Vision 5K a great start to summer
Kick off your summer racing season with the Vision 5K! Held in the scenic Fenway area of Boston on June 2, this event is an ideal way to celebrate the approach of summer. It’s a sporting event in a fun, family-friendly atmosphere, with a huge post-race picnic and party. You will want to add this race to your early summer schedule!
Posted Monday, 30 April, 2007
This is a unique race with many facets. It’s the national championship for blind athletes, but also a 5K for local runners and walkers. Presented by an alliance of five non-profits, the Vision 5K’s purpose is to “raise awareness and funds for the blind and visually impaired.” It’s a celebration for the entire community, a race that brings together both blind and sighted runners, and a chance for everyone to come and show their support for, and camaraderie with, blind runners.
The festivities begin and end at Roberto Clemente Field in the Fenway area of Boston. It is located between Fenway Park and the Museum of Fine Arts, off Park Drive. This is a beautiful area of Boston. Registration opens at 7 a.m. and there is a kids’ fun run at 10:15. Each child will receive a T-shirt and finisher’s medal.
After you run your race you will enjoy a marvelous post race picnic with many food pavilions, including Legal Sea Foods chowder and Harpoon Soft Drinks. Anna’s Taqueria will be there with their famous burritos, voted “best in Boston” by Boston Magazine! This fabulous post race party will also feature Soul Fire BBQ, Additionally, there will be hotdogs, fruit, bagels, and popcorn. Grab a cool snack from the Mix 98.5 Turkey Hill Ice Cream truck and relax.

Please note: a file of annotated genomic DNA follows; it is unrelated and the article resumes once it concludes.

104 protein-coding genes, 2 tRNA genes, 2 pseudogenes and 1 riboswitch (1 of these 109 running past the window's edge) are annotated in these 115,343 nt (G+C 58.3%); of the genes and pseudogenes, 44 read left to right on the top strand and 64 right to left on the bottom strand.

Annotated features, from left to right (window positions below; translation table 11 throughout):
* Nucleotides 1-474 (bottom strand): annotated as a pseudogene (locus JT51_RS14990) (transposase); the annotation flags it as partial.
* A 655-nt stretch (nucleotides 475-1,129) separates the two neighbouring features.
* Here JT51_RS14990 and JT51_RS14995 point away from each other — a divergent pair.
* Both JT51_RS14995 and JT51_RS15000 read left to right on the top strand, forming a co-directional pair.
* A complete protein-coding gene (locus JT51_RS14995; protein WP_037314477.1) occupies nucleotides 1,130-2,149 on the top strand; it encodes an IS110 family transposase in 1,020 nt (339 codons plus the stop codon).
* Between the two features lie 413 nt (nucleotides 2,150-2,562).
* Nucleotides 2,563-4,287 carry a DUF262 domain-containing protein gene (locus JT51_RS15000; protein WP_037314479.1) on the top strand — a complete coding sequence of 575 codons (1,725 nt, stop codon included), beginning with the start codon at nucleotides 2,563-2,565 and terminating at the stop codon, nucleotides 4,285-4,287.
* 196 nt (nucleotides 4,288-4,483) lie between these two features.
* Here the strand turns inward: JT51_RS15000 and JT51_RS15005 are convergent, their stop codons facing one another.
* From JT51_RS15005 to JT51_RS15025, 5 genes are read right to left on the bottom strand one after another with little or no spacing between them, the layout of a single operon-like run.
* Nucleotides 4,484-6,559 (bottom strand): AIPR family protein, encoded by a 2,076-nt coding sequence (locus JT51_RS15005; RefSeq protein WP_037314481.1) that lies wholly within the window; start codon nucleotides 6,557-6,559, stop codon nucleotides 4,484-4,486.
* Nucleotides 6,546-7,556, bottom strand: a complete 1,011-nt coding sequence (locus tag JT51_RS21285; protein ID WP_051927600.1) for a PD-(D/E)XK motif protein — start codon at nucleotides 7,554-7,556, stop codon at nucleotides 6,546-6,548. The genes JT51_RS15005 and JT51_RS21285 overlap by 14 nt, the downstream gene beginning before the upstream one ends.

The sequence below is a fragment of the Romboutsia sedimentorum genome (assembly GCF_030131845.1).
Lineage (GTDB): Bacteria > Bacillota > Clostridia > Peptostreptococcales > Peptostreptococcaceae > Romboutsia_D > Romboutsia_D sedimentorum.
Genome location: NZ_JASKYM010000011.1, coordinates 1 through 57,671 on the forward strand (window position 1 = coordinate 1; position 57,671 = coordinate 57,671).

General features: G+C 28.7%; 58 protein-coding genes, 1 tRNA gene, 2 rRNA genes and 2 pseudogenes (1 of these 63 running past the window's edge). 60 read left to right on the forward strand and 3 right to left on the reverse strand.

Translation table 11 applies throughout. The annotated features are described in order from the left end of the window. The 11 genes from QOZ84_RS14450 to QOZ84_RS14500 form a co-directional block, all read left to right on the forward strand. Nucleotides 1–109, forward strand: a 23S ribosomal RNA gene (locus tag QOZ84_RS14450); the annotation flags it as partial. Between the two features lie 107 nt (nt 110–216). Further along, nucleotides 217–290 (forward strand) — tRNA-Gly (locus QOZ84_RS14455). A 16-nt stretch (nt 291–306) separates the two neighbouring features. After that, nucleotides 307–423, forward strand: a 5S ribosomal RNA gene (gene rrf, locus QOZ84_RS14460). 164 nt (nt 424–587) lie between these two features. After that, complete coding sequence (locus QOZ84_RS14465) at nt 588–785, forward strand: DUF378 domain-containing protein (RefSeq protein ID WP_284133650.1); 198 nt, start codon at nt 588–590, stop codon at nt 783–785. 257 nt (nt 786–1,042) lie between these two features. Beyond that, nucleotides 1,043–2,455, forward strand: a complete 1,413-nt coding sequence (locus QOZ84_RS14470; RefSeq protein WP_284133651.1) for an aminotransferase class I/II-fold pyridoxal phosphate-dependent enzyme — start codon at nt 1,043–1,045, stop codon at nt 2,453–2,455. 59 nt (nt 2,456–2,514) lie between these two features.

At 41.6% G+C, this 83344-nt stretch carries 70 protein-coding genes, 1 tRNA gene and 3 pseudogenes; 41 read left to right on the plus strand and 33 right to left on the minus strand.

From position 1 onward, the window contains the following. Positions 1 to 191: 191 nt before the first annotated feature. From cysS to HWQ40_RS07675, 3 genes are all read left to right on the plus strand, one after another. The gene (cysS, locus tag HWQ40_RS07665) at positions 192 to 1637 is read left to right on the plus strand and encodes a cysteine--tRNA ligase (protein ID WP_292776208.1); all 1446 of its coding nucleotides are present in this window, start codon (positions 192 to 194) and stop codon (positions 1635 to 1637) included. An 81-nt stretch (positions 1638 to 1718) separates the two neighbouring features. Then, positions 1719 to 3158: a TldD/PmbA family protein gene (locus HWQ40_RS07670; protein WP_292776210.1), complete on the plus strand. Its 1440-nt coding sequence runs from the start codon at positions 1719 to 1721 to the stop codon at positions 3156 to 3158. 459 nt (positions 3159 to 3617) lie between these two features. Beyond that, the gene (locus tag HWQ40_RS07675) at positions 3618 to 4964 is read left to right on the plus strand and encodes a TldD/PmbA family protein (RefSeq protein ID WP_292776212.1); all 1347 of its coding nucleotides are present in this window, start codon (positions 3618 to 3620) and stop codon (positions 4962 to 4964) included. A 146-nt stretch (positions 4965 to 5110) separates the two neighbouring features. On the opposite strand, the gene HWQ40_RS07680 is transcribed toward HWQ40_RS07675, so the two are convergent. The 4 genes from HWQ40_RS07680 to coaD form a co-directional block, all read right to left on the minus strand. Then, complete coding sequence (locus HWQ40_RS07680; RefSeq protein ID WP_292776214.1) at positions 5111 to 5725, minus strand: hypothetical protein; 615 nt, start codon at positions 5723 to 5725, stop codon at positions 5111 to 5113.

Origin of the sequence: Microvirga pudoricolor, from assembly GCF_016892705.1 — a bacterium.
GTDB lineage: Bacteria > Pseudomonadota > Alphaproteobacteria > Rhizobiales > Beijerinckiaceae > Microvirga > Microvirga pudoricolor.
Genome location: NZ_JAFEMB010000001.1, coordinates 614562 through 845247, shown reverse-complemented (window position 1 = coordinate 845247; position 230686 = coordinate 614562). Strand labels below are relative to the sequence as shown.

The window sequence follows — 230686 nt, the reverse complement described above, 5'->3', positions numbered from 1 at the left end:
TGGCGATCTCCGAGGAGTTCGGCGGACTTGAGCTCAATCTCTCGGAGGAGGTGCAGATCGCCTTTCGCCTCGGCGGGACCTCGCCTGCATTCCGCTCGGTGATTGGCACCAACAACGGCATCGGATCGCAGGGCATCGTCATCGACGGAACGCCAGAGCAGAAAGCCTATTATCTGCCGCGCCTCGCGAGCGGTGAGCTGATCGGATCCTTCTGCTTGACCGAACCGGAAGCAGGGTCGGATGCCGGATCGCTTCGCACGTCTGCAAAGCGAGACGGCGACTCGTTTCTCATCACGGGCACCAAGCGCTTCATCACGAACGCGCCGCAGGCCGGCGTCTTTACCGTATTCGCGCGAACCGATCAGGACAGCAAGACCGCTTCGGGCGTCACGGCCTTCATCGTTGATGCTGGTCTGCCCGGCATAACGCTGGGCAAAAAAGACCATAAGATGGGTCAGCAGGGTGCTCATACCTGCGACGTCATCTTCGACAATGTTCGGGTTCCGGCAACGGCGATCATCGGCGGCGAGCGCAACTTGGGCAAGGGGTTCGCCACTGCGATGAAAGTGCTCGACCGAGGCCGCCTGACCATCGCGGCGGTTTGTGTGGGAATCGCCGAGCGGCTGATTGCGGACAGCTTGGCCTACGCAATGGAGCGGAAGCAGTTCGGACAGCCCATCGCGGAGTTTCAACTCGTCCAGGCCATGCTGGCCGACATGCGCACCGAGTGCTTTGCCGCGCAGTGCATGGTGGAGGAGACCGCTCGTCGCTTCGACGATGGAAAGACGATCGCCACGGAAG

While picnicing in the park enjoy the music. There will be nationally renowned performances by Danny Klein’s Full House, featuring Danny Klein of The J. Geils Band with some special guests--blues legend Mr. James Montgomery and Rockin’ George Leh. You’ll love the festive atmosphere, music and food.
The 5K race kicks off at 9 a.m. on June 2, and the course is flat and fast. This is your chance to chase your personal record, or to challenge yourself by running with a blindfold, or to volunteer as a guide runner for a visually impaired runner. You can walk or run, and/or you can become charitably involved by raising funds for the many organizations that benefit from this race. It’s a great opportunity for a visually impaired or blind runner to participate in a road race. From a youngster in Boston who is new to running, to the elite blind athletes of the world, this race is for everyone! This year’s race will serve as the 5K US Association of Blind Athletes (USABA) National Championship. The best blind athletes will compete not only with each other, but also with hundreds of others. It’s a race within a race, open to all.
The race, formerly known as the Team with a Vision 5k, has a new date and a new venue. Dave McGillivray and his organization, Dave McGillivray Sports Enterprises (DMSE), will be taking care of management. Dave, a running legend himself, has been the race director of the B.A.A. Boston Marathon for several years. Under Dave’s direction, all aspects of the Vision 5K are sure to run smoothly. He is “committed to making June 2 a great day for everyone who comes out!”
Dave is also the author of a book, “The Last Pick: The Boston Marathon Race Director’s Road to Success.” In his book Dave talks about always being “the last pick” in school sporting games because of his short stature. Dave understands overcoming and even benefiting from obstacles. Blind runners can relate to his story of being the last one picked. But in this race they are definitely the first pick!
McGillivray also has previous involvement in the cause, running the 1983 B.A.A. Boston Marathon blindfolded, with the help of two guides, to raise money for the Carroll Center for the Blind. He is excited about this race.
“I love the concept behind the Vision 5K”, he says. “So many charitable activities raise money to fix problems, but this race is about embracing possibilities. Our goal is to establish the Vision 5K as a premier event that showcases what blind and sighted athletes can accomplish, together, “he continued.